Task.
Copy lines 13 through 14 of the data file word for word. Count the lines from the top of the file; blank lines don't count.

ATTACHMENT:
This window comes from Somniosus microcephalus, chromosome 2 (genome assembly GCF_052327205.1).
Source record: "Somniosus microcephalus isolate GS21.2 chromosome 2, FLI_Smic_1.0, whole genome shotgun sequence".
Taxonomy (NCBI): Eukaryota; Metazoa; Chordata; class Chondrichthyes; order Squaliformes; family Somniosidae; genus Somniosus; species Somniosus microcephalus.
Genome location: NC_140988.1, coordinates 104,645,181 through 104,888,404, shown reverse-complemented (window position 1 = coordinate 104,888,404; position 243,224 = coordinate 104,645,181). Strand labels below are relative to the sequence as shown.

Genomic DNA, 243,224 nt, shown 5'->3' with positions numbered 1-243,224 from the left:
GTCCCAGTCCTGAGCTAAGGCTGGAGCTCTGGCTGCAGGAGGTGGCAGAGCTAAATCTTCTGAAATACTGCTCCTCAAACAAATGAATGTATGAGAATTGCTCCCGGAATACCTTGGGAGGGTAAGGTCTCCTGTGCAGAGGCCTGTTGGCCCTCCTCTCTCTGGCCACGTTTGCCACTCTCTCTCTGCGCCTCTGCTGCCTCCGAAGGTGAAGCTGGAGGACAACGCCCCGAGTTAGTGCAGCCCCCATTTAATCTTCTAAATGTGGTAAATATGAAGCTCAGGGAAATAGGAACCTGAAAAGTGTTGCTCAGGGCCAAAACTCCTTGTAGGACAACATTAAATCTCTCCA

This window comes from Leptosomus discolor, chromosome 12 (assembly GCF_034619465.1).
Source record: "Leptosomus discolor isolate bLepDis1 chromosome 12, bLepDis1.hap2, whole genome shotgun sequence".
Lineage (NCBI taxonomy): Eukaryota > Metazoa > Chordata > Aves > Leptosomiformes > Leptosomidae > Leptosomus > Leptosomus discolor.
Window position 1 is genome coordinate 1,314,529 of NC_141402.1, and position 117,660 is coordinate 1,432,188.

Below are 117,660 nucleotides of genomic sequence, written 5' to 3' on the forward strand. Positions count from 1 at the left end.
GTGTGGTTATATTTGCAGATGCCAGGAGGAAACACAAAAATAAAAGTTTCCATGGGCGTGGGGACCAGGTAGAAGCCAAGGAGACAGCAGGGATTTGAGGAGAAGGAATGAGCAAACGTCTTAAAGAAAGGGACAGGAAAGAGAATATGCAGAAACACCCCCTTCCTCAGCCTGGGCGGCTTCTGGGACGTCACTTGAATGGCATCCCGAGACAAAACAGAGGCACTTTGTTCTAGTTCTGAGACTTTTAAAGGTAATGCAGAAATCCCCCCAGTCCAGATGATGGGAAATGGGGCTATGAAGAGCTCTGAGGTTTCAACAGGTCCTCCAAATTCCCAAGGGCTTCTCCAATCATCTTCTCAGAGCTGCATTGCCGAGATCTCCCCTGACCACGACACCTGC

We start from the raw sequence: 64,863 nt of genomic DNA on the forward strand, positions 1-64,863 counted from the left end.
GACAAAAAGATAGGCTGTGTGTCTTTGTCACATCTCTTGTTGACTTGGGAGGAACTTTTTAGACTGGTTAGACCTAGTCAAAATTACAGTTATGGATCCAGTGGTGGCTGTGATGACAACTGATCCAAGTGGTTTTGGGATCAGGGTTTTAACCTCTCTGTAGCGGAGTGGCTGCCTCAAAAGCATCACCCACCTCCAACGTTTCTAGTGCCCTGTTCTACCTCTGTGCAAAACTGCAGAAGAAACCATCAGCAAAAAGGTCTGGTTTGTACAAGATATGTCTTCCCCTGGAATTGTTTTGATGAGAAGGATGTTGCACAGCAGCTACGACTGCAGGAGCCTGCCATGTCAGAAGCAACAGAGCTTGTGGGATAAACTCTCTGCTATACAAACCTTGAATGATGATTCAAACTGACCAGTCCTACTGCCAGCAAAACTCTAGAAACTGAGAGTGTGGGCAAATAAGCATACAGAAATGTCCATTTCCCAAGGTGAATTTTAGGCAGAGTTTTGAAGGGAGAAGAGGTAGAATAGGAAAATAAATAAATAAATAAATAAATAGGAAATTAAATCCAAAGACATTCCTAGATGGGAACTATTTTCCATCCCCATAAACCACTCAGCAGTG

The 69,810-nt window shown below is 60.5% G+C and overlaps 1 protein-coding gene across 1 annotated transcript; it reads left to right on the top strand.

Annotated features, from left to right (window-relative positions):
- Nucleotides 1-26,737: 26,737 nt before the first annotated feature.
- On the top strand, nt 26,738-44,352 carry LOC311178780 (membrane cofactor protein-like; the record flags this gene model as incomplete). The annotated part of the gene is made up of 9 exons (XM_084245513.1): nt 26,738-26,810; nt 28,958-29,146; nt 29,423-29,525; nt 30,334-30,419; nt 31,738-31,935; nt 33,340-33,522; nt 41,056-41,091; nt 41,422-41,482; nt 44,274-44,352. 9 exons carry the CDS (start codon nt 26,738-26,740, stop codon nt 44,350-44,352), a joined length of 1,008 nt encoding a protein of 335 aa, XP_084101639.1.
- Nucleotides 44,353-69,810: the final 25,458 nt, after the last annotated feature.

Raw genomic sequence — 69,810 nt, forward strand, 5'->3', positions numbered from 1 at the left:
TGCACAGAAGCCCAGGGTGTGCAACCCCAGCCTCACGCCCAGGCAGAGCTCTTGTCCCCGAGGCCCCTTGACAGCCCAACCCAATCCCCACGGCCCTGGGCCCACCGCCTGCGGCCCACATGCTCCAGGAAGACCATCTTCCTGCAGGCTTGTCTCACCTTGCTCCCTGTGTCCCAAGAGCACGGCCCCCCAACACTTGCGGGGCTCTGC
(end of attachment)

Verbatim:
We start from the raw sequence: 64,863 nt of genomic DNA on the forward strand, positions 1-64,863 counted from the left end.
GACAAAAAGATAGGCTGTGTGTCTTTGTCACATCTCTTGTTGACTTGGGAGGAACTTTTTAGACTGGTTAGACCTAGTCAAAATTACAGTTATGGATCCAGTGGTGGCTGTGATGACAACTGATCCAAGTGGTTTTGGGATCAGGGTTTTAACCTCTCTGTAGCGGAGTGGCTGCCTCAAAAGCATCACCCACCTCCAACGTTTCTAGTGCCCTGTTCTACCTCTGTGCAAAACTGCAGAAGAAACCATCAGCAAAAAGGTCTGGTTTGTACAAGATATGTCTTCCCCTGGAATTGTTTTGATGAGAAGGATGTTGCACAGCAGCTACGACTGCAGGAGCCTGCCATGTCAGAAGCAACAGAGCTTGTGGGATAAACTCTCTGCTATACAAACCTTGAATGATGATTCAAACTGACCAGTCCTACTGCCAGCAAAACTCTAGAAACTGAGAGTGTGGGCAAATAAGCATACAGAAATGTCCATTTCCCAAGGTGAATTTTAGGCAGAGTTTTGAAGGGAGAAGAGGTAGAATAGGAAAATAAATAAATAAATAAATAAATAGGAAATTAAATCCAAAGACATTCCTAGATGGGAACTATTTTCCATCCCCATAAACCACTCAGCAGTG